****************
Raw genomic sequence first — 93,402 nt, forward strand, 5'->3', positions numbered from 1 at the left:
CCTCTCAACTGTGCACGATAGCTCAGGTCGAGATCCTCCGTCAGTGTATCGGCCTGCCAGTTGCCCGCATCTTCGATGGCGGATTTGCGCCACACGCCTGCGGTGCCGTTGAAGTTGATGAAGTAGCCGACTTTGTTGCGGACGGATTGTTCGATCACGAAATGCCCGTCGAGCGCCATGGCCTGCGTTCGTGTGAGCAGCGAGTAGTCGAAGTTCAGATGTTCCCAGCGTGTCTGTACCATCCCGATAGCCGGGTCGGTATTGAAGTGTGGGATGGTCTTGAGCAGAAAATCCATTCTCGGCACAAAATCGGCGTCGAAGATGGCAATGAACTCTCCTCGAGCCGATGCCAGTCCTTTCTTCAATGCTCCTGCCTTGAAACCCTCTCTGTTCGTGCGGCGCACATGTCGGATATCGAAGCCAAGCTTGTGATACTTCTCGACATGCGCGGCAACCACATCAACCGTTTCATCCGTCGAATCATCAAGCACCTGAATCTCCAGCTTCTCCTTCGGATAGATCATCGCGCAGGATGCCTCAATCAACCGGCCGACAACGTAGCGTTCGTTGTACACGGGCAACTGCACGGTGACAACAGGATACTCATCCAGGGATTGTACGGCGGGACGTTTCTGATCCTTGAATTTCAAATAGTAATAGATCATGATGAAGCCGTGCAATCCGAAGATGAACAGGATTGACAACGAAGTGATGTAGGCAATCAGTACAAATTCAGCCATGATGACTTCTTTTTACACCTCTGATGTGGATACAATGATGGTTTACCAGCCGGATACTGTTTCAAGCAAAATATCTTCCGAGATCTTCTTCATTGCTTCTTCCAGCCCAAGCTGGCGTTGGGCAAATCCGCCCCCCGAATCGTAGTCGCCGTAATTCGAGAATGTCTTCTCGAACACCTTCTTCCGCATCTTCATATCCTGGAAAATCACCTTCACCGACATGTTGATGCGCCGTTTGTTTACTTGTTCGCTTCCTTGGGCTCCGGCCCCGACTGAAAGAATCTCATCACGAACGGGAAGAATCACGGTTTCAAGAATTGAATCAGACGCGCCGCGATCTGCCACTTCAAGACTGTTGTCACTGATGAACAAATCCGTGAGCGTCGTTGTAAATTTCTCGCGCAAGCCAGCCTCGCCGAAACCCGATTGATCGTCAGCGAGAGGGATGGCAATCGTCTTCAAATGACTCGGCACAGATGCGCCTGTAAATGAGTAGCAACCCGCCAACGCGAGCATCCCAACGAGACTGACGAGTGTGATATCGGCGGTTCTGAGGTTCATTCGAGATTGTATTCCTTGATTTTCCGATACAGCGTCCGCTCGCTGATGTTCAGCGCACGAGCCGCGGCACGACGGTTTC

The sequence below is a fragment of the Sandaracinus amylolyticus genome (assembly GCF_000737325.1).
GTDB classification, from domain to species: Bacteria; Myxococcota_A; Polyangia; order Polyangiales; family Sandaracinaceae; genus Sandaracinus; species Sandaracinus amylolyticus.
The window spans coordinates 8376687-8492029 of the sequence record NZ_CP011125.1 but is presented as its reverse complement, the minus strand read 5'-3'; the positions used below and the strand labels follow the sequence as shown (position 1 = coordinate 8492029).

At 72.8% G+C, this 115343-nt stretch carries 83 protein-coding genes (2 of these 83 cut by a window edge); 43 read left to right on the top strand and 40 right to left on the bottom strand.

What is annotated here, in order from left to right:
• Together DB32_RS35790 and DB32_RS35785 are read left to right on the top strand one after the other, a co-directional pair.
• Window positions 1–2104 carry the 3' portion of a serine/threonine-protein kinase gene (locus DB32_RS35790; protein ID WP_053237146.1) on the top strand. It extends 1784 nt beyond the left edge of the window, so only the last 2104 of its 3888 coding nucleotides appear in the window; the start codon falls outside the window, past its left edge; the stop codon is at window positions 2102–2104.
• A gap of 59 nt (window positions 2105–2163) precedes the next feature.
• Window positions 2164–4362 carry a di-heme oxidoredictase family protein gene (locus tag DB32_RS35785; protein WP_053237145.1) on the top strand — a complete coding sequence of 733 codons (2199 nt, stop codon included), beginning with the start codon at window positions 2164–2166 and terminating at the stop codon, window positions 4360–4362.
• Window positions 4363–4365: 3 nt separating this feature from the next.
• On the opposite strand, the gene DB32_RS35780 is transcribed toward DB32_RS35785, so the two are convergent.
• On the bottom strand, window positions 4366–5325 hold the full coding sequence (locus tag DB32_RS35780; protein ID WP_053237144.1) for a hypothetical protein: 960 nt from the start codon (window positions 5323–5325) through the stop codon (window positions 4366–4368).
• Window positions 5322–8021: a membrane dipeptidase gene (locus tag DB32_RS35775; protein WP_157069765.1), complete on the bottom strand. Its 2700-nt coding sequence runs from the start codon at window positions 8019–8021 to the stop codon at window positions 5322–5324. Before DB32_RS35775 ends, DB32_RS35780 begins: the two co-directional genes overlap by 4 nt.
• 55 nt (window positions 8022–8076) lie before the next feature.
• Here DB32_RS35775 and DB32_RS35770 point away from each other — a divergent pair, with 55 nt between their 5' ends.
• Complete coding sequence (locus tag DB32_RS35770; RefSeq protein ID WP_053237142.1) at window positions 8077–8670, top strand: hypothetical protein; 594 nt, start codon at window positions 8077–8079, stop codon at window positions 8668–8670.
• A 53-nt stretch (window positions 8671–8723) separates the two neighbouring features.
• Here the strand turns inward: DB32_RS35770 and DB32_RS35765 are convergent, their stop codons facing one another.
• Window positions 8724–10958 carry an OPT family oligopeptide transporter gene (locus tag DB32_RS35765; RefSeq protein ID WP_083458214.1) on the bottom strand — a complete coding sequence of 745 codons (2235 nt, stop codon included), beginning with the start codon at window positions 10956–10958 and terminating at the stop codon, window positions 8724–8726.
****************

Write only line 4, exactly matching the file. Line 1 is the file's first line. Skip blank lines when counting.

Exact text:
GTDB classification, from domain to species: Bacteria; Myxococcota_A; Polyangia; order Polyangiales; family Sandaracinaceae; genus Sandaracinus; species Sandaracinus amylolyticus.